Wednesday, June 10, 2009
It's also interesting to note that even though Uruguay has done a complete deployment of laptops to all their children, they still did it in stages. There were like 150K laptops handed out last year, and the rest handed out this year. So I guess my point is that OLPCorps is a step in the right direction because it's a small step to starting deployments in all these different countries.
Speaking of deployments, we are now officially going to Senegal. We might deploy in 2 deployments or just 1 (if it was just one we'd team up with Justin Burnett & Stephanie Selvick). We met Doudou Camara who is deploying to Gabon, but is from Senegal, and he gave us a bunch of great info and contacts. We've confirmed our deployment as going to Mboro, so that's chill.
Anyways, after the long conference, there was a traditional Rwandan dance performance and it was really fun. They should have Rwandan dancing in NYC!
Nicholas Negroponte spoke yeterday and made a compelling case for the laptop project. The best part about his work is that he understands the project in real terms, which means that although he is idealistic, he is reasonable and understands the complexity of the develping world. For all of you wanting to buy an XO laptop (the ones from our project) the directors of One Laptop Per Child indicated that it is likely that the Give One Get One program will be reinstated once the version 1.5 comes out. This program where people can buy laptops will probaby begin again around November.
The formality ended today and we started to really get into the program today. We started this morning by taking broken laptops from the Rwandan program apart and fixing them. My group had two with software problems and one with a broken screen. The screens will be ordered later, but the two that we fixed will end up back in the classrooms soon.
Outside and inside of the program we have had an unexpected introduction to Kigali, Rwanda and Africa in general. I still have not seen a McDonalds, I can't escape Coke and Sprite, and I eat French Fries at almost every meal. At first I thought Kigali consisted of our hotel and a small district of town. On Sunday we took a bus ride and saw a lot of the country. Not only was the countryside beautiful, but perhaps equally interesting was seeing the entire city of Kigali as our destination Lake Kivu in the north.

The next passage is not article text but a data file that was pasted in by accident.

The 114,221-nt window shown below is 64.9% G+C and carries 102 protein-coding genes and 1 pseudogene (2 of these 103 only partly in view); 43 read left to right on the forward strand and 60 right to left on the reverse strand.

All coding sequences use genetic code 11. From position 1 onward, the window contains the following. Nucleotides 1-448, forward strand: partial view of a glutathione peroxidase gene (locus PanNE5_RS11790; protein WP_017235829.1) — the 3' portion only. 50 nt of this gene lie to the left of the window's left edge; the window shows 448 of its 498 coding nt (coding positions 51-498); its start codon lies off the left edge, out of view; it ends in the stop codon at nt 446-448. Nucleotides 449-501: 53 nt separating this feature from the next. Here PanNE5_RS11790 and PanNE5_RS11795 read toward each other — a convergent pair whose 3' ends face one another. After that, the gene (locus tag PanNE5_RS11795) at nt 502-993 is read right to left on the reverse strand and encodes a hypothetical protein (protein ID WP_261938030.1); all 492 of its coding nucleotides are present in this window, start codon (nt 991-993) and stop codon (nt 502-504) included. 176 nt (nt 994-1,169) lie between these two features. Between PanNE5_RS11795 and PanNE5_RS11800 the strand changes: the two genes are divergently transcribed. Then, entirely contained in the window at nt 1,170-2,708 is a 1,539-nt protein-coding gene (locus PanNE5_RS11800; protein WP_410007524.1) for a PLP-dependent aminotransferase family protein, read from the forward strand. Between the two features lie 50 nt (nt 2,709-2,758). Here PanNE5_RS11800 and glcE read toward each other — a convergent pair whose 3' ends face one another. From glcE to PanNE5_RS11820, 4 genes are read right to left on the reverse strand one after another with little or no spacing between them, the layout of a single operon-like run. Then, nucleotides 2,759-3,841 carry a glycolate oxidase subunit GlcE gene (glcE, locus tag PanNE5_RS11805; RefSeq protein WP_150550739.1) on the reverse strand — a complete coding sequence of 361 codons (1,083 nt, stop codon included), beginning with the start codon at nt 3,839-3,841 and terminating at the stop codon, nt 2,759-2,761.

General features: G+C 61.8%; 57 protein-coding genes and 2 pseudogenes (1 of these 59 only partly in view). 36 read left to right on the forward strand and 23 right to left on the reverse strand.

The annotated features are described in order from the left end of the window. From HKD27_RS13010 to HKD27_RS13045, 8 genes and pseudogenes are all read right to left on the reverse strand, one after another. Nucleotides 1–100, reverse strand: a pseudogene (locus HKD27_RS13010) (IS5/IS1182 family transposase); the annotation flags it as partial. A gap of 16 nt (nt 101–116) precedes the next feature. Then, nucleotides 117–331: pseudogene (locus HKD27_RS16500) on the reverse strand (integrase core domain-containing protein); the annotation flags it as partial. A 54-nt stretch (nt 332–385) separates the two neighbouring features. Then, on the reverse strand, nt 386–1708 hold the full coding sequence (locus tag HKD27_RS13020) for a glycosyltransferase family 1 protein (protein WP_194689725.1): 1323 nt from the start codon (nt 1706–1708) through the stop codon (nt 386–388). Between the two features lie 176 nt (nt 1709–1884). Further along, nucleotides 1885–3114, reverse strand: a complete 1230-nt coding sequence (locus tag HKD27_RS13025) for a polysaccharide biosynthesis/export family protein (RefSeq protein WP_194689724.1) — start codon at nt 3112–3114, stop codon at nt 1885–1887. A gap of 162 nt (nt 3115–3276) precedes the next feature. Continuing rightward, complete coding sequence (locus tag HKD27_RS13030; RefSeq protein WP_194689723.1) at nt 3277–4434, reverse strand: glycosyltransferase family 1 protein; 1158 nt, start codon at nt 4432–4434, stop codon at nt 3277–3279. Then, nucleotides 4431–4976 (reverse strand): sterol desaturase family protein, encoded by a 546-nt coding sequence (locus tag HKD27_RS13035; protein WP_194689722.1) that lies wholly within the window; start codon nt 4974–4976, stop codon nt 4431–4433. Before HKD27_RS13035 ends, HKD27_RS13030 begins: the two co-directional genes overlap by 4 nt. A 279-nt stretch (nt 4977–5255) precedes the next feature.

The program has gotten more compelling as the training as it has gone on. We have finalized our changed site to the town of Mboro in Senegal. There are fascinating people here from all over the world and although originally I wasn't sure that it made sense to bring everyone to Rwanda, the idea is gaining hold in my mind.
Monday, June 8, 2009
Today was the first day of the conference - everyone introduced their team and we met everyone, it was great! I didn't take too many pictures but I'm sure that other teams will post theirs. Internet @ our sites isn't that great so I don't know when I can do a mass upload but I'll definitely link to other pics if I can. Tomorrow we meet all the cool important people - like the ministers and such - I'm excited!
Saturday, June 6, 2009
We made it through a 16 hour layover in Jo-burg and a midnight flight to Rwanda. Unfortunately, Eli's bag did not come through but it will probably come on the next plane. Tomorrow we get to chill out a little more and then we start the conference on Monday. Exciting!
Thursday, June 4, 2009
I decided to flash the routers with DD-WRT because I figured it out first. I tried to flash them with gargoyle, a supposedly easier-to-use web interface, but I could not make it work.
To flash the WRT54GL, you download the appropriate file from dd-wrt. (enter WRT54GL into the box). You have to first flash the GL with the micro or mini .bin file. The way you flash the router is you connect your computer to it by connecting an ethernet cable between your computer & one of the LAN (not the 1 WAN) ports on the router. You then navigate to 192.168.1.1 in your browser (firefox or IE or safari) and type in username: admin password: admin. Navigate to Administration & then to firmware upgrade. Upload the micro/mini (mini is larger than micro) and your router will restart. It will then have dd-wrt on it! It's that simple.